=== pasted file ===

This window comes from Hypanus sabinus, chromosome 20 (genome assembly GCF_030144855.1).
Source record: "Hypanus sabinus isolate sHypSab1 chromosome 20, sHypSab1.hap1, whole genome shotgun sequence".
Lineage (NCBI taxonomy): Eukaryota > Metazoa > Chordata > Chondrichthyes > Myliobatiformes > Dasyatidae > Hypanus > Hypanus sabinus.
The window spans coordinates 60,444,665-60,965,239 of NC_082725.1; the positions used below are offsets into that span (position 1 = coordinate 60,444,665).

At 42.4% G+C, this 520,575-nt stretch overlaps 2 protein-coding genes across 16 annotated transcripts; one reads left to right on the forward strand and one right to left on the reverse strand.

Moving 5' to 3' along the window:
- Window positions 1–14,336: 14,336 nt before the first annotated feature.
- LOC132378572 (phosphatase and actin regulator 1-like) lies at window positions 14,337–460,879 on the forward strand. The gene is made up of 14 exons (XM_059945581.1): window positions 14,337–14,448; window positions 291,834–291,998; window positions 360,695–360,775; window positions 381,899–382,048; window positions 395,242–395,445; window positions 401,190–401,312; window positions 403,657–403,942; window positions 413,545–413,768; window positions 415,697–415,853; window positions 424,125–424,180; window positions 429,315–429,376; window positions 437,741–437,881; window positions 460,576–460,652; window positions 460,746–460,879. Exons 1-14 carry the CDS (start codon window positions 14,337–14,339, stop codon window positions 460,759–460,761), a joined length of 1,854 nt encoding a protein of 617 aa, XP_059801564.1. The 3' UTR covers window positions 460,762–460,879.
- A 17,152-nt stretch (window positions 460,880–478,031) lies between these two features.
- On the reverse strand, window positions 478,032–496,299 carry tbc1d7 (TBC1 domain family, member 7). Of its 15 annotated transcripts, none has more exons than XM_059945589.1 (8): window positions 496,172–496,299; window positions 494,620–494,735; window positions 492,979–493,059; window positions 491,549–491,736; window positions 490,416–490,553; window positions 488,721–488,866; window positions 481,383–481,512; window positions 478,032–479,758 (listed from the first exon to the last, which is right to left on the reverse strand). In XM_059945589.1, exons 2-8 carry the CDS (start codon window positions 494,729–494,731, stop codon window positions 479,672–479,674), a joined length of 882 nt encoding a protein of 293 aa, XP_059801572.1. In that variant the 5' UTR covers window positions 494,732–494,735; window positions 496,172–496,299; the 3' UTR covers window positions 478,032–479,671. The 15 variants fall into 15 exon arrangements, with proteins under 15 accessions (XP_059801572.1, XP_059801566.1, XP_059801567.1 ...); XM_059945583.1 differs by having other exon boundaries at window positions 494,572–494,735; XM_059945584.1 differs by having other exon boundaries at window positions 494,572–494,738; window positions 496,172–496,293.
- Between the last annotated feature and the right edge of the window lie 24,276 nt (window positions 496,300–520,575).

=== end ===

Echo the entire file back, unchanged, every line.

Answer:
This window comes from Hypanus sabinus, chromosome 20 (genome assembly GCF_030144855.1).
Source record: "Hypanus sabinus isolate sHypSab1 chromosome 20, sHypSab1.hap1, whole genome shotgun sequence".
Lineage (NCBI taxonomy): Eukaryota > Metazoa > Chordata > Chondrichthyes > Myliobatiformes > Dasyatidae > Hypanus > Hypanus sabinus.
The window spans coordinates 60,444,665-60,965,239 of NC_082725.1; the positions used below are offsets into that span (position 1 = coordinate 60,444,665).

At 42.4% G+C, this 520,575-nt stretch overlaps 2 protein-coding genes across 16 annotated transcripts; one reads left to right on the forward strand and one right to left on the reverse strand.

Moving 5' to 3' along the window:
- Window positions 1–14,336: 14,336 nt before the first annotated feature.
- LOC132378572 (phosphatase and actin regulator 1-like) lies at window positions 14,337–460,879 on the forward strand. The gene is made up of 14 exons (XM_059945581.1): window positions 14,337–14,448; window positions 291,834–291,998; window positions 360,695–360,775; window positions 381,899–382,048; window positions 395,242–395,445; window positions 401,190–401,312; window positions 403,657–403,942; window positions 413,545–413,768; window positions 415,697–415,853; window positions 424,125–424,180; window positions 429,315–429,376; window positions 437,741–437,881; window positions 460,576–460,652; window positions 460,746–460,879. Exons 1-14 carry the CDS (start codon window positions 14,337–14,339, stop codon window positions 460,759–460,761), a joined length of 1,854 nt encoding a protein of 617 aa, XP_059801564.1. The 3' UTR covers window positions 460,762–460,879.
- A 17,152-nt stretch (window positions 460,880–478,031) lies between these two features.
- On the reverse strand, window positions 478,032–496,299 carry tbc1d7 (TBC1 domain family, member 7). Of its 15 annotated transcripts, none has more exons than XM_059945589.1 (8): window positions 496,172–496,299; window positions 494,620–494,735; window positions 492,979–493,059; window positions 491,549–491,736; window positions 490,416–490,553; window positions 488,721–488,866; window positions 481,383–481,512; window positions 478,032–479,758 (listed from the first exon to the last, which is right to left on the reverse strand). In XM_059945589.1, exons 2-8 carry the CDS (start codon window positions 494,729–494,731, stop codon window positions 479,672–479,674), a joined length of 882 nt encoding a protein of 293 aa, XP_059801572.1. In that variant the 5' UTR covers window positions 494,732–494,735; window positions 496,172–496,299; the 3' UTR covers window positions 478,032–479,671. The 15 variants fall into 15 exon arrangements, with proteins under 15 accessions (XP_059801572.1, XP_059801566.1, XP_059801567.1 ...); XM_059945583.1 differs by having other exon boundaries at window positions 494,572–494,735; XM_059945584.1 differs by having other exon boundaries at window positions 494,572–494,738; window positions 496,172–496,293.
- Between the last annotated feature and the right edge of the window lie 24,276 nt (window positions 496,300–520,575).